Plenty of questions were raised regards the ability of Mumbai to withstand a crisis in the aftermath of the cloudburst (my dad informs me that it was a ‘vortex’ but upon a cursory search, there doesn’t seem to be any evidence). Vision Mumbai, the 2003 Bombay First-McKinsey report [PDF link] seems relevant right now. Of course, the ‘other’ commission report is far more politically relevant and I will get back to that later [if you are impatient, read Nitin's excellent opinion]. Dilip has already fisked the report, raising relevant points.
I agree with Dilip in concluding that the report offers recommendations for the upper-middle class car owners while just glancing over the aam junta that inhabits most of Mumbai. Everyone agrees that Mumbai is literally bursting at the seams but yet it manages to survive and even flourish. Political and cultural policing have inflicted greater damage than other economic factors. The report rushes to compare Mumbai to other ‘world-class’ cities and attempts to replicate successful models of revitalization. While not totally ignoring best-case scenarios and examples to emulate, we should first place Mumbai’s redevelopment into context.
Simply raising FSI to 10 without laying supporting infrastructure is
asking for more trouble. I hate constant comparisons with the US but you see intense activity on a construction site before even any structure rises above the ground. They simply spend enough time and resources laying down the infrastructure – drainage, water supply, power lines, telecommunications, gas supply, etc. The antiquated Urban Land Ceiling Act, Rent
Control Act, and the more recently introduced Coastal Zonal Regulation
have systematically undermined Mumbai’s growth in the right direction.
Loopholes are fully exploited by shrewd businessman and corruption
takes care of the rest but no report has focused on the people.
Unfettered development by scrupulous builders without considering the
strain on the infrastructure has burdened the city beyond repair.
Admittedly, the drainage and sewage systems are restricted by the
geography but that doesn’t mean we do not upgrade them; expert help is
always available. Otherwise, 944mm rain or not, Mumbai always shuts
down for at least a day each monsoon leading to untold economic damage.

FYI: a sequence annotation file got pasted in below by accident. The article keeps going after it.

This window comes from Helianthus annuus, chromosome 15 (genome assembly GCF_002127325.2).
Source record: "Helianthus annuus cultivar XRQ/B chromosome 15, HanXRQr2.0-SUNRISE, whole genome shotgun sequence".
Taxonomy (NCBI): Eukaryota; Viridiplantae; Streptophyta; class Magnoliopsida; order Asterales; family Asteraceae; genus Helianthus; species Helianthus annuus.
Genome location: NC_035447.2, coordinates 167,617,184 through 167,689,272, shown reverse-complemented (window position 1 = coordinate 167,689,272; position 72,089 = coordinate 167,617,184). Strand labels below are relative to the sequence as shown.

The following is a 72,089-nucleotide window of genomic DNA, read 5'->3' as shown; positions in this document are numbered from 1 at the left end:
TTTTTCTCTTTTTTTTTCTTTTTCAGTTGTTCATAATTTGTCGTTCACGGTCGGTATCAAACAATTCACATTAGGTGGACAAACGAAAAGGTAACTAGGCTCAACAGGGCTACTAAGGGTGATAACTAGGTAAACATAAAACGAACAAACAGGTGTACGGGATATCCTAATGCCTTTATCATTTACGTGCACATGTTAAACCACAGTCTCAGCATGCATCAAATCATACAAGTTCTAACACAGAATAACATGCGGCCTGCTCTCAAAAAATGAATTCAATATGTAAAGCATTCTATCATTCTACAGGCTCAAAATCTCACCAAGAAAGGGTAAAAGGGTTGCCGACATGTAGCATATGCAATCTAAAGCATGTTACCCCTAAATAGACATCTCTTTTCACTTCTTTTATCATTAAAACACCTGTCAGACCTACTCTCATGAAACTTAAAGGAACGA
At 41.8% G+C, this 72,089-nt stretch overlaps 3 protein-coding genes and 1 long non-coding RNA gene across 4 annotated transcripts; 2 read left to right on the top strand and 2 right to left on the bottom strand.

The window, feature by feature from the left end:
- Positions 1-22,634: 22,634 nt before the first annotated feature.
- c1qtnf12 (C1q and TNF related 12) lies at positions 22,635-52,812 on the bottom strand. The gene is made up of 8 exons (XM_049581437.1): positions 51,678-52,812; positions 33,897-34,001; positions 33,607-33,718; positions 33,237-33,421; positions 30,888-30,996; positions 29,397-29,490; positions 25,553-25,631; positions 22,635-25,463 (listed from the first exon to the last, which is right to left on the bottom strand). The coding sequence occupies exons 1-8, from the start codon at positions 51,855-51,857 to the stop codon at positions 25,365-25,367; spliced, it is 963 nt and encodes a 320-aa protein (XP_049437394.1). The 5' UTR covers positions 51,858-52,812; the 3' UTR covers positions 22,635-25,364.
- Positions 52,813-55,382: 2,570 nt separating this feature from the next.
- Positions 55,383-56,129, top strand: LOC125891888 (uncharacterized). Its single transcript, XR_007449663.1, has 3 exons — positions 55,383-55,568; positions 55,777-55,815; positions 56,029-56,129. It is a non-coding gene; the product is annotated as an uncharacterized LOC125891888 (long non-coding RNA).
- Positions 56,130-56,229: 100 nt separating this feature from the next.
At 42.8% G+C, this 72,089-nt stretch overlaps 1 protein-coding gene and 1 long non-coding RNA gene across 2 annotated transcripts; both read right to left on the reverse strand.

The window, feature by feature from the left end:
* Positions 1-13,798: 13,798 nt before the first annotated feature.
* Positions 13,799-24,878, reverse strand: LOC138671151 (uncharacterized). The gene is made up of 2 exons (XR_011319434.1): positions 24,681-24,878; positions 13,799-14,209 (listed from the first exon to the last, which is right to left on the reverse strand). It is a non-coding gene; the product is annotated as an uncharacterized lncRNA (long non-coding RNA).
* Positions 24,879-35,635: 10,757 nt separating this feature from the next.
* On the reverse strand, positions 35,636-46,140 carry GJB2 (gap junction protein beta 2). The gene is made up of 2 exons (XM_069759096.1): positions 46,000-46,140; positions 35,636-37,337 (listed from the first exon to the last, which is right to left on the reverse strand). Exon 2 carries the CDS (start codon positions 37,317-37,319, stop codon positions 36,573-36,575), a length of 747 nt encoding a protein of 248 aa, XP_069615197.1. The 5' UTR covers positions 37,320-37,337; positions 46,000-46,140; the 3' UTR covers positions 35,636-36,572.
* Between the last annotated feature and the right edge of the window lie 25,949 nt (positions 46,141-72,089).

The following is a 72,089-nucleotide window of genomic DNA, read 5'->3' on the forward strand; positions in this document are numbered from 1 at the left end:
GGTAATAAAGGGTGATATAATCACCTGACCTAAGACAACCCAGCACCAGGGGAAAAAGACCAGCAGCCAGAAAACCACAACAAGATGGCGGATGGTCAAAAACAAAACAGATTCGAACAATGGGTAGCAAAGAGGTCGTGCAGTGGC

We have to accept that almost 50% of Mumbai’s population lives in slums
and wishing them away doesn’t work but granting them free housing
on the city’s periphery (Rajiv Gandhi Yojana) doesn’t work either. I am not in favor of granting free favors to the slum dwellers. Low cost housing integrated within the city’s fabric can be a partial solution. Accepting the existence of lower class of working people that add to the city’s coffers is the first step. The mill and port
authority lands should be used for redevelopment and emphasis should be
laid on developing effective and rapid modes of public transportation (so people can live away from the city center too – rich and poor alike). Improving
‘airport ambience’ is important but not as important as streamlining
the lifeline of Mumbai — the public rail and bus network. Car access
should be restricted or made prohibitively expensive a la New York. It
is a catch-22 situation; we can restrict car access without improving
public transit and there is no incentive to improve public transit
unless we restrict cars from entering the city. The report also talks
about ‘economic growth’ which effectively means producing wealth for
the city whereas they should be talking about ‘economic development’
that means improving quality of life. Another aspect is nice clean open
spaces. Mumbai turns its back on the eastern coastline; mostly
monopolized by the BPT. New York is slowly waking up to the existence
of its ‘other’ coastline (Greenpoint Williamsburg Redevelopment). Green
spaces, even if they are simple tracts of land that open up to the sky
above are sorely needed. Give people an open space and they will find a
use for it. Open spaces are like breathing spots of a city. Central Park is a great example that I like to cite.
This is too little a space to launch into a long drawn out laundry list
for bettering Mumbai’s woes. Feel free to add your two cents. In
conclusion, unless we are really happy living in Mumbai, we aren’t going to be really happy. Amchi Mumbai and Mumbai’s indomitable spirit bounces back make good headlines but navigating through life’s hassles everyday is enough to demand a better living experience.
Update: Ravikiran doesn’t agree with Mumbai-Shanghai comparisons and rightly says, "the object of economic development is not just to build nice looking infrastructure we can show to foreigners. It is to build nice-looking infrastructure that citizens actually use."